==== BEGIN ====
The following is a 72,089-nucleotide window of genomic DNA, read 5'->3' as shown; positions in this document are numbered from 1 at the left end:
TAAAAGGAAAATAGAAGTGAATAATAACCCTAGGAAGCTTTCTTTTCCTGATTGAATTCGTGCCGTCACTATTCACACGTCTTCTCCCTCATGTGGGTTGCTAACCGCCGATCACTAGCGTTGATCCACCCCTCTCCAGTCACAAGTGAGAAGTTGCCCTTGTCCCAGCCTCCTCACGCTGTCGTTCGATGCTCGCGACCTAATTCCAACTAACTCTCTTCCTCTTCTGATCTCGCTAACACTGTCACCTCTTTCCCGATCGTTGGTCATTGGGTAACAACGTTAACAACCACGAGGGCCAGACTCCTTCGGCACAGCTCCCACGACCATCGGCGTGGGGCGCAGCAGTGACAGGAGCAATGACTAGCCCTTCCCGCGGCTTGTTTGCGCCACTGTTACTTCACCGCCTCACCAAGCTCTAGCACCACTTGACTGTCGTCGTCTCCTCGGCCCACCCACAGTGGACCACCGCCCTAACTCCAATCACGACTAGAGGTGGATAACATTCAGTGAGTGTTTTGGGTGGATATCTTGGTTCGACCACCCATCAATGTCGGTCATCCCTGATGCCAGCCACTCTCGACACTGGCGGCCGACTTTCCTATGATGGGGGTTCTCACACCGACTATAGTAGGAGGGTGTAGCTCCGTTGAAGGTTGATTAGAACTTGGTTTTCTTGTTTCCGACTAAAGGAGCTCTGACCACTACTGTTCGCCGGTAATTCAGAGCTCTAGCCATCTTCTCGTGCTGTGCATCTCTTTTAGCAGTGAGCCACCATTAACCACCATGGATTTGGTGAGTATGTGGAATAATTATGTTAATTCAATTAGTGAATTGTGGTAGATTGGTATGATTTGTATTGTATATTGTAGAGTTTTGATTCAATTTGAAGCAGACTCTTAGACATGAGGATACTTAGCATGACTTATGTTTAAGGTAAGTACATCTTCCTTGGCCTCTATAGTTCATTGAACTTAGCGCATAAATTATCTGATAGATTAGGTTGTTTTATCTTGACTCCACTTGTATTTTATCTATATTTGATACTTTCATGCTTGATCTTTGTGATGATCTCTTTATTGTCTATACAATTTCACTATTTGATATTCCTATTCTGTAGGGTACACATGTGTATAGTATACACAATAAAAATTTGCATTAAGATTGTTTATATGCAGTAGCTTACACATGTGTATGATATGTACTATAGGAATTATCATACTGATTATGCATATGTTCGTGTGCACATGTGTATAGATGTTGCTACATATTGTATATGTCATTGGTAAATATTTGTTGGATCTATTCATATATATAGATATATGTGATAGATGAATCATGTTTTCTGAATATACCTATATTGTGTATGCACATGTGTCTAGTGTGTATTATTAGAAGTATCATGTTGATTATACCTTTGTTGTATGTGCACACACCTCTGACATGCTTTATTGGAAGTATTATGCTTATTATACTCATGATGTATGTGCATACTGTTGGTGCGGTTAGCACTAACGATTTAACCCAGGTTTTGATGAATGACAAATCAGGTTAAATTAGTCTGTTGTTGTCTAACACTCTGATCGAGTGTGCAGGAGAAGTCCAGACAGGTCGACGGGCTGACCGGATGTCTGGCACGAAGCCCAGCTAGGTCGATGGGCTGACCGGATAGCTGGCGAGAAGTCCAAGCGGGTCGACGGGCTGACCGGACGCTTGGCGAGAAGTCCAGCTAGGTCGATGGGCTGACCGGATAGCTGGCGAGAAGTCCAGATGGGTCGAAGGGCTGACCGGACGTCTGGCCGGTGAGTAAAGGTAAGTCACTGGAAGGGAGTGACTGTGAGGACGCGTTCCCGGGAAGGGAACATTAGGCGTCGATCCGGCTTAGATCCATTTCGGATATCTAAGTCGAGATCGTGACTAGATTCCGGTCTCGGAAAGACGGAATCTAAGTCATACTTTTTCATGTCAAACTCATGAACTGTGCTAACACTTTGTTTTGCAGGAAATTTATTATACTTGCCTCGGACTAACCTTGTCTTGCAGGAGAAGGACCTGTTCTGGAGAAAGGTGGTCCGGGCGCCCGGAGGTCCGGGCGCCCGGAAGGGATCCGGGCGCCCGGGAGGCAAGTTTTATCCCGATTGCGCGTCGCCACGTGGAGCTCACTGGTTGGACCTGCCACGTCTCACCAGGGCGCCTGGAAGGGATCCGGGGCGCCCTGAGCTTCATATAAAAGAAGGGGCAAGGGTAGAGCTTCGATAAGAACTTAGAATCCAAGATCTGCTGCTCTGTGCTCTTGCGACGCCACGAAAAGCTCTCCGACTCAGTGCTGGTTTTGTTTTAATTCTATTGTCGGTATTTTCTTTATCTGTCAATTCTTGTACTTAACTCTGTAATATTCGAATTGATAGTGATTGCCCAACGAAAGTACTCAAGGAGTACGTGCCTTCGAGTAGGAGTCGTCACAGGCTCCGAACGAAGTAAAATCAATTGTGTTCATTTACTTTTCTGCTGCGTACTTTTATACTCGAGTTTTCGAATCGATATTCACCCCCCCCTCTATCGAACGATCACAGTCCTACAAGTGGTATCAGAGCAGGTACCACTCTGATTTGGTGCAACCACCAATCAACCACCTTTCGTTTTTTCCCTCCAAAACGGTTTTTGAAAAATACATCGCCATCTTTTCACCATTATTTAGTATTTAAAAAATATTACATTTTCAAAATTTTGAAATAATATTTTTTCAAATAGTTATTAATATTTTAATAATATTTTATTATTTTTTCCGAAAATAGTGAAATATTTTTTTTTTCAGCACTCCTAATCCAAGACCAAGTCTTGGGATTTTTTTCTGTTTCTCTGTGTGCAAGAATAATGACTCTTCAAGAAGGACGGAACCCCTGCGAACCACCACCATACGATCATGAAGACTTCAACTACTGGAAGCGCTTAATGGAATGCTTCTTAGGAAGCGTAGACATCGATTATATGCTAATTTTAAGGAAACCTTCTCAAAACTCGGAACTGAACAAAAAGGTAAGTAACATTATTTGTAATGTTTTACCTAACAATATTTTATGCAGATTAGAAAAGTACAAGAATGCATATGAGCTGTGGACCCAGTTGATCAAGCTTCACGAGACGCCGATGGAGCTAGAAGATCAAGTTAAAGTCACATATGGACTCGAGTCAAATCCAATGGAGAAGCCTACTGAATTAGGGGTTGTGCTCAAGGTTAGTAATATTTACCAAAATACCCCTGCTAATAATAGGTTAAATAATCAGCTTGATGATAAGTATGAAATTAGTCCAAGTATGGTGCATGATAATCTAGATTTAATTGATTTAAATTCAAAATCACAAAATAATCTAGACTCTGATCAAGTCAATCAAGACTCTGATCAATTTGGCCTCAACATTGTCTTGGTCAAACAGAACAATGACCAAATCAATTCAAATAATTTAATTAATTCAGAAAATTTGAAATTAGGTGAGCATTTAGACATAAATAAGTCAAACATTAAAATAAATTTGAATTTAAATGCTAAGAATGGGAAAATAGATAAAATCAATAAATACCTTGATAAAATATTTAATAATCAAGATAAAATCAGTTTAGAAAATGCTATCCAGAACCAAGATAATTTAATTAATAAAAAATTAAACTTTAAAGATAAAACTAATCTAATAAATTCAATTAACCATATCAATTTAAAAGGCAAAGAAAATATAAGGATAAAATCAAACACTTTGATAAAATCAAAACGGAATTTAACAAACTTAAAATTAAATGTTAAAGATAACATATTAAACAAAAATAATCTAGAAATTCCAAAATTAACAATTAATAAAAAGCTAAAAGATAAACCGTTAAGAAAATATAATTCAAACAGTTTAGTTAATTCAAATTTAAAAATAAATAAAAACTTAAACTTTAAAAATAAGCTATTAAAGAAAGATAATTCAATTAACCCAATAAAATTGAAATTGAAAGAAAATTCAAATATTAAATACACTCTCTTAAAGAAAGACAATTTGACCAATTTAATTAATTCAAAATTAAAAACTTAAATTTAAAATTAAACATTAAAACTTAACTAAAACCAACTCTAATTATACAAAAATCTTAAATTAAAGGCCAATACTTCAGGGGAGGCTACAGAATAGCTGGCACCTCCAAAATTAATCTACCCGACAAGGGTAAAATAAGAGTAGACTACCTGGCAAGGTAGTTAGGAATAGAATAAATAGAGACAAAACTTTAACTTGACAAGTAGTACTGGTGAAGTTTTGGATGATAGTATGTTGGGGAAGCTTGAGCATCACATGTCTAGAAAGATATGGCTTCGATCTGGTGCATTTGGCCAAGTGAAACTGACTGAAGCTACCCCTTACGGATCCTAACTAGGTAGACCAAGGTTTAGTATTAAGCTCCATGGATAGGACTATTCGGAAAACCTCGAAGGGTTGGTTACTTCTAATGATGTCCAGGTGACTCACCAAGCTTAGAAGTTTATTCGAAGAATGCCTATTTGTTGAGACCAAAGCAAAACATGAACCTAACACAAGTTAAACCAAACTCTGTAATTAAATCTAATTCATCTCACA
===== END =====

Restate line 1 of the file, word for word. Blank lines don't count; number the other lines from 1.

The following is a 72,089-nucleotide window of genomic DNA, read 5'->3' as shown; positions in this document are numbered from 1 at the left end: